After he finished eating, he began to tell me what he called “the true story of Forrest Tucker.” He spoke for hours, and when he grew tired he offered to continue the next morning. During our conversations, which went on for sev-eral days, we always sat in the corner by the window, and after a while he would cough slightly and I would offer to buy him a drink. Each time, he followed me to the machine, as the guard watched from a distance. It was only during the last trip to the machine, when I dropped some money, that I noticed his eyes were moving over everything—the walls, the windows, the guard, the fences, the razor wire. It occurred to me that Tucker, escape artist par excellence, had been using our meetings to case the joint.
“The first time I broke out of the can I was only fifteen,” Tucker told me. “At fifteen, you’re pretty fast.”
It was the spring of 1936, and he had been incarcerated for stealing a car in Stuart, Florida, a small town along the St. Lucie River which had been devastated during the Depression. He told the police that he took it “just for a thrill,” but as he sat in jail the thrill gave way to panic, and when a jailer removed his chains he darted out. Several days later, a deputy discovered him in an orange grove, eating a piece of fruit. “That was escape No. 1,” Tucker says. “Such as it was.”
The sheriff decided to transfer him to reform school. During his brief flight, however, Tucker had slipped a half-dozen hacksaw blades through the cell window to a group of boys he had met inside. “They hadn’t broken out yet and still had the blades,” he says. That night, after sawing a bar, he slithered out, helping two other boys squeeze through the tiny opening.
Unlike the others, Tucker knew the area. As a kid, he had spent a fair amount of time by the river, and it was in the river that the police found him and another boy, about an hour later, hiding with just their noses above water. The next day, the Stuart Daily News detailed his exploits under the headline “trio escape by sawing bars of cell last night . . . supplied with hack-saws, cold chisels and files by boy.”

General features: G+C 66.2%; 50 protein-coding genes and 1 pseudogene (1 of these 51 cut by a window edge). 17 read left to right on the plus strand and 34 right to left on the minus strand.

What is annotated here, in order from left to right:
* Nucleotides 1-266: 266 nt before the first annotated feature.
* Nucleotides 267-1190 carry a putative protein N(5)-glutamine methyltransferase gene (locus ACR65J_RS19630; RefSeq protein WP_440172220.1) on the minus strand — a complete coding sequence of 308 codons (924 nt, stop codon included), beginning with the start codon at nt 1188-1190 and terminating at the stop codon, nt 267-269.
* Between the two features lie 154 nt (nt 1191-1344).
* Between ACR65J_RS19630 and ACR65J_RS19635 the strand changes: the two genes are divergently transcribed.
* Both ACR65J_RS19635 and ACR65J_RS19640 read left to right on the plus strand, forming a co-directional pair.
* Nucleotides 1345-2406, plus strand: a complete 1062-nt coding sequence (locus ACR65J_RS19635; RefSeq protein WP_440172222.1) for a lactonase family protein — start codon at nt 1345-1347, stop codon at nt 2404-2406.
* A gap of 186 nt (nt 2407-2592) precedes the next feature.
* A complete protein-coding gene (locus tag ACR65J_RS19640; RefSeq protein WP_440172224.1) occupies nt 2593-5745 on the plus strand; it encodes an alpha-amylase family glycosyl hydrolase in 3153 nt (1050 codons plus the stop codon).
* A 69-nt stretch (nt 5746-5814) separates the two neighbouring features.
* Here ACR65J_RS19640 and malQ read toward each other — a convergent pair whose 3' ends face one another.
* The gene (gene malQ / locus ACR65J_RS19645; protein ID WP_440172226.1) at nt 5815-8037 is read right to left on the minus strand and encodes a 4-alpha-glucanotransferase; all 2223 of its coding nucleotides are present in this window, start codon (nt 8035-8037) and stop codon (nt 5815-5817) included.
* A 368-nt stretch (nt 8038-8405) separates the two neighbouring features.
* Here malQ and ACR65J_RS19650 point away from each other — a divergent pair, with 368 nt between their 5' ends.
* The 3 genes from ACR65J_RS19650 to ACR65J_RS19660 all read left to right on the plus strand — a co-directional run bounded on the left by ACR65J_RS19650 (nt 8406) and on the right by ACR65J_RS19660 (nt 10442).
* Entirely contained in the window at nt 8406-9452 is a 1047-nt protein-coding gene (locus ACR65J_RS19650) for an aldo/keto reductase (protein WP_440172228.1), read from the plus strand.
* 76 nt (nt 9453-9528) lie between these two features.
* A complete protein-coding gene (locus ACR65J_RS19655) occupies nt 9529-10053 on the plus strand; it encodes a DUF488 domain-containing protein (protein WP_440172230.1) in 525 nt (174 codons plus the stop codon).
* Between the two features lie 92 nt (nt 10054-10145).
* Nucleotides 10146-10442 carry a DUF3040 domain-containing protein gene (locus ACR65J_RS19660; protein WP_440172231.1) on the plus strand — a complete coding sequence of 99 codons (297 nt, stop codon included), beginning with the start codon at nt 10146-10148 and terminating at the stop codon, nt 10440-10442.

“That was escape No. 2,” Tucker says. “A brief one.”
Like the outlaws he read about in dime novels who were forced into banditry by some perceived injustice, Tucker says that “the legend of Forrest Tucker” began that morning when he was unfairly sent away for only a minor theft. The story, which he repeated even as a boy, eventually spread throughout the town, and over time the details became more ornate, the theft more minor. Morris Walton, who used to play with Tucker as a child, says, “My sense is he spent his life in jail for stealing a bicycle and simply trying to escape. If he became bad, it was only because the system made him that way.”
What Walton knew of Tucker’s upbringing reinforced that impression. His father was a heavy-equipment operator who disappeared when Tucker was six. While his mother struggled in menial jobs in Miami, Tucker was sent to live with his grandmother, who was the tender of the bridge in Stuart. There he built canoes and sailboats out of scrap metal and wood, which he gathered along the riverbank, and taught himself to play the saxophone and the clarinet. “It wasn’t like I needed a father to order me around,” he says.